Are servals legal in British Columbia?

The answer is slightly complicated, indeed a mishmash. Servals are not in the Controlled Alien Species (CAS) list for the province of British Columbia. I take that to mean that there are no laws either allowing or prohibiting the possession of a serval in British Columbia. Therefore, you have to drill down to municipalities and cities and other smaller areas for laws on the possession of servals in British Columbia.

The British Columbia law on owning a serval is a mishmash.
The British Columbia law on owning a serval is a mishmash. Image: MIkeB based on Image by wendy CORNIQUET from Pixabay.
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I’m told that many municipalities and cities in British Columbia have strict regulations and bans on the keeping of servals and F1 and F2 and other high filial Savannah cats.

I take this to mean that over most of British Columbia it is illegal to own a serval, but you will have to drill down to a municipal level and look at local legislation, I would suggest through a phone call, to find out the position where you live.

To stress (and I repeat): looking at the answer on a provincial basis, servals are allowed in British Columbia but if you drill down to smaller jurisdictions, you will find restrictions and bans. Therefore, you must drill down in my view. I know for sure Savannah cats of any and all generations are banned in Chilliwack & Fraser Valley.

It is impossible to provide the law verbatim because there is no federal law against owning a serval in British Columbia but there will be ordinances i.e., local laws which you won’t find on the Internet, or you might but with great difficulty.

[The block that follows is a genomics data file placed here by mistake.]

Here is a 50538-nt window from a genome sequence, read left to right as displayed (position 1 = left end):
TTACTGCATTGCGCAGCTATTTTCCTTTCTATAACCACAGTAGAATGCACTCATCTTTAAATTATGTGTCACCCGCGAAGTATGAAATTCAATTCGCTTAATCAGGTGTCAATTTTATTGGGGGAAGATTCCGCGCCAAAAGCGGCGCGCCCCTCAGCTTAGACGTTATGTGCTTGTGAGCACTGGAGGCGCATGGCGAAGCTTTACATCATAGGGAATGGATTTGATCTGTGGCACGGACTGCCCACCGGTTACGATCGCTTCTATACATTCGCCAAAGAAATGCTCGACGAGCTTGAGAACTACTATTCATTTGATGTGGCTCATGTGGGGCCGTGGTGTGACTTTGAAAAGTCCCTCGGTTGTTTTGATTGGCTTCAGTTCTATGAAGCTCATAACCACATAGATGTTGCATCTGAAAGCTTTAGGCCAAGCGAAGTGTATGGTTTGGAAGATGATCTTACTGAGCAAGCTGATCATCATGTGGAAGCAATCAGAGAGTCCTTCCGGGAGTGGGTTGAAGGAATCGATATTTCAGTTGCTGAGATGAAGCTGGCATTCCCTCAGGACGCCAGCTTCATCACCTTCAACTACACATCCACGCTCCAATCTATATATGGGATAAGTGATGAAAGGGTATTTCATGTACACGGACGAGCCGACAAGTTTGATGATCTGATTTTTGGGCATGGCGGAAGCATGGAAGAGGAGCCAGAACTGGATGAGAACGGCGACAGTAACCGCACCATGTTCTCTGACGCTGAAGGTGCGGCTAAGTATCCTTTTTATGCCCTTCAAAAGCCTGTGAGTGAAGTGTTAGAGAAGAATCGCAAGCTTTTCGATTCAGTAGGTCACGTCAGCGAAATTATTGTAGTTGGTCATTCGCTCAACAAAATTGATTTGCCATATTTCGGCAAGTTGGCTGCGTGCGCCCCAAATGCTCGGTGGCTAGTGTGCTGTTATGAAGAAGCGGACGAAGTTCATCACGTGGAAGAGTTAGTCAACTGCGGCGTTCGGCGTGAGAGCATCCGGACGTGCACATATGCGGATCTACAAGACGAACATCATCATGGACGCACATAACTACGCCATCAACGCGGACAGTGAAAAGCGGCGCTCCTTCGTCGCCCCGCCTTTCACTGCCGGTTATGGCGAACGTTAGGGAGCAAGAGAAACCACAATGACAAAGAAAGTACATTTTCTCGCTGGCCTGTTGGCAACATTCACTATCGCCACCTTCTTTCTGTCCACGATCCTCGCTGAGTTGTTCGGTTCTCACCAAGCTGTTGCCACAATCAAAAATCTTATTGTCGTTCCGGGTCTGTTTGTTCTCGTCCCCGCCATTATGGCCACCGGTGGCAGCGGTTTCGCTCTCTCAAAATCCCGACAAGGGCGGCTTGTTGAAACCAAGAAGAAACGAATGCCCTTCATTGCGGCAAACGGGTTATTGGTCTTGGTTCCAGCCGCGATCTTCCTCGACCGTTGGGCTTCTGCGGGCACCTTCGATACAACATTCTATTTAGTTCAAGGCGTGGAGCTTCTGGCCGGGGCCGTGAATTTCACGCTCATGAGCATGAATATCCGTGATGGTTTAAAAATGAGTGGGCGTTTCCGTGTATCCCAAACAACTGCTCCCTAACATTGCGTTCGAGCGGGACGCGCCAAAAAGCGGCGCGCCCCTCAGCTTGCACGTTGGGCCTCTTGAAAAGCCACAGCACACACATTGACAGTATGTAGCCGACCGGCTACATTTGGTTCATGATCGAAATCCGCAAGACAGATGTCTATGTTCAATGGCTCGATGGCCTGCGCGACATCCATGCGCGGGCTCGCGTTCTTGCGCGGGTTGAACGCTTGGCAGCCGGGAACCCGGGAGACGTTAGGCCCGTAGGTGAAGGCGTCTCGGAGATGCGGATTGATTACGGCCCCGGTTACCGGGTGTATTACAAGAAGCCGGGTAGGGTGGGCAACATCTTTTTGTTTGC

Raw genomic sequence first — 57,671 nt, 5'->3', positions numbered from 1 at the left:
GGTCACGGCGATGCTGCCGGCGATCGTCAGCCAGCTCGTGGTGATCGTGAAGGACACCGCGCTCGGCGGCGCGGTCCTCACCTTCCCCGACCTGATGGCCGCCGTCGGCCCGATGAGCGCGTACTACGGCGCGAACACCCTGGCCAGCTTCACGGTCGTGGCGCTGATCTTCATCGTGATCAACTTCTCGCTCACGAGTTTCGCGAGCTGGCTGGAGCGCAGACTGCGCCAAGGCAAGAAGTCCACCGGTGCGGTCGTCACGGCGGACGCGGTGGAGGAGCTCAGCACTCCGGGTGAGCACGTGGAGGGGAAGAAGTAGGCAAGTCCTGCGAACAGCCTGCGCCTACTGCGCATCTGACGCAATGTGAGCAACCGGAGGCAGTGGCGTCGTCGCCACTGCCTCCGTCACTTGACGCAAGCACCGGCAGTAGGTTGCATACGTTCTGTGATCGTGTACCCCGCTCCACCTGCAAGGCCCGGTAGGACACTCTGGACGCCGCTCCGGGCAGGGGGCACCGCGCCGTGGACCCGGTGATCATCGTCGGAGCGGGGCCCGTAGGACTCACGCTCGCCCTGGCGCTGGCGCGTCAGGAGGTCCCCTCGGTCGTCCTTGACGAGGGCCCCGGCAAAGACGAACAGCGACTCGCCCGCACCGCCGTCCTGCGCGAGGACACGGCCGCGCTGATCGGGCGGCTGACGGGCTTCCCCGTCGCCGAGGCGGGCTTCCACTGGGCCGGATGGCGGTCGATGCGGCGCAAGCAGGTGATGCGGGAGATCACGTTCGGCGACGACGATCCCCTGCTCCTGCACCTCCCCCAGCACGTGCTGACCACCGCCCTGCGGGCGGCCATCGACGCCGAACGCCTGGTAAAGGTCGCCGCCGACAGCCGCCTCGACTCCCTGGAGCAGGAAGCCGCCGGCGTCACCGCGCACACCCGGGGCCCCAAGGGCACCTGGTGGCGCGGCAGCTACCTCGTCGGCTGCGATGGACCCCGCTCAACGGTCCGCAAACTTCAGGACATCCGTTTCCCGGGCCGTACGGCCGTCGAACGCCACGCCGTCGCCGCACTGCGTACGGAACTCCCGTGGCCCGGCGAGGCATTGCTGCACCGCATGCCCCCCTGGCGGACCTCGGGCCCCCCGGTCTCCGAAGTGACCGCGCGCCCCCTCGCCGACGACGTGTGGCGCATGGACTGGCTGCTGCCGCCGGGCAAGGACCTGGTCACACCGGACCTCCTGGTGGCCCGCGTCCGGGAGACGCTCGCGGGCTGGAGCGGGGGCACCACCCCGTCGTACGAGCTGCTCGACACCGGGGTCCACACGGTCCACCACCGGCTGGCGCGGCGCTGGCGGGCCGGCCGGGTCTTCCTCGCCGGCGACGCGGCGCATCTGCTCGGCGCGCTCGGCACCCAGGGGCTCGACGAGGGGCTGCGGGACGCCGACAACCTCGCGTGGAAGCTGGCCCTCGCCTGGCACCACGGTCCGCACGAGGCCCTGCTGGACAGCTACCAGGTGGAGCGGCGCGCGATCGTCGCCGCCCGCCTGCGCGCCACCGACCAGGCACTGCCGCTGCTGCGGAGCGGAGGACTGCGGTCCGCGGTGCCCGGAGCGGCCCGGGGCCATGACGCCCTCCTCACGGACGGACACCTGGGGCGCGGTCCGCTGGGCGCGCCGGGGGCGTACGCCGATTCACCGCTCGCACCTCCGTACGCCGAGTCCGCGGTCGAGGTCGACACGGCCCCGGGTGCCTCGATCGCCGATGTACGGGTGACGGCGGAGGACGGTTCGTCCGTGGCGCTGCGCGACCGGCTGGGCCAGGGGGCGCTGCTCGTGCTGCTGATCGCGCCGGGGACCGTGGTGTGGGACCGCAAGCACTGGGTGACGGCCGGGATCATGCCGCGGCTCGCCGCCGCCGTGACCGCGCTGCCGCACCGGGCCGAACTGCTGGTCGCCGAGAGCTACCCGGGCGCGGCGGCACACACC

The reason why I looked up this answer – and I’m sorry the answer is not super precise – is because the news media reports a large exotic cat on the loose near Victoria on Vancouver Island which is in British Columbia. Worryingly, it is the third African serval to escape on that island this week.

And bearing in mind what I’ve just said about ownership of servals in British Columbia (BC) this either means that the people who own these domesticated or semi-domesticated wild cats are in breach of the law or Vancouver Island (or parts of it) allows citizens to own a serval.

Perhaps the capital of BC, Victoria, allows ownership of servals. The trouble is you have got to keep them indoors all the time for their own protection. This is very uncomfortable for a serval because in the wild they will naturally roam over 10-20 km², an area that they call their home. As an exotic pet they are confined to a home of say 5,000 ft². They are captive animals. It is no better than being in a zoo in that respect.

And they are smart. They will find a way to dash out of the house whenever they can. In the story that I have read, the serval’s owner, Sylvia Lammers, said that her serval learned how to open the back door. I sense that Sylvia goes out to work or is away from her home throughout the day or part of the day leaving her serval alone.

This, for me, is a recipe for disaster because not only will this cat suffer from separation anxiety but also a compelling desire to get out and they did. Lammers said that her serval, Cassia, “camouflages so well in this habitat”.

A pair of servals owned by somebody else escaped from their home on Vancouver Island last Sunday. One of them has been recovered. They apparently attacked and killed a domestic cat.

British Columbia’s SPCA are campaigning for a bylaw to ban exotic pets in the province. They will agree with what I have written on this page.

Lammers believes that cassia has “hunkered down somewhere”. The last report is that they “created a little scent trail for her”. “We put out her litter pads at the end of our driveway in hopes that she will catch the scent and find her way back.”

In the meantime, Cassia is at risk because being a lanky medium-sized wild cat some people will be frightened of her, and they might take extreme action which could harm her.

Many pet servals have escaped in North America over the years. Some have been killed once outside the home. Servals sometimes spray urine in the home when stressed or for territorial reasons. And their claws are heavy. Declawing is banned in BC as I understand it. Servals can harm their owner. Don’t adopt one just because you want to possess and exotic creature.

Another African Serval Escapes and Gets Run Over

Serval Cat Escapes

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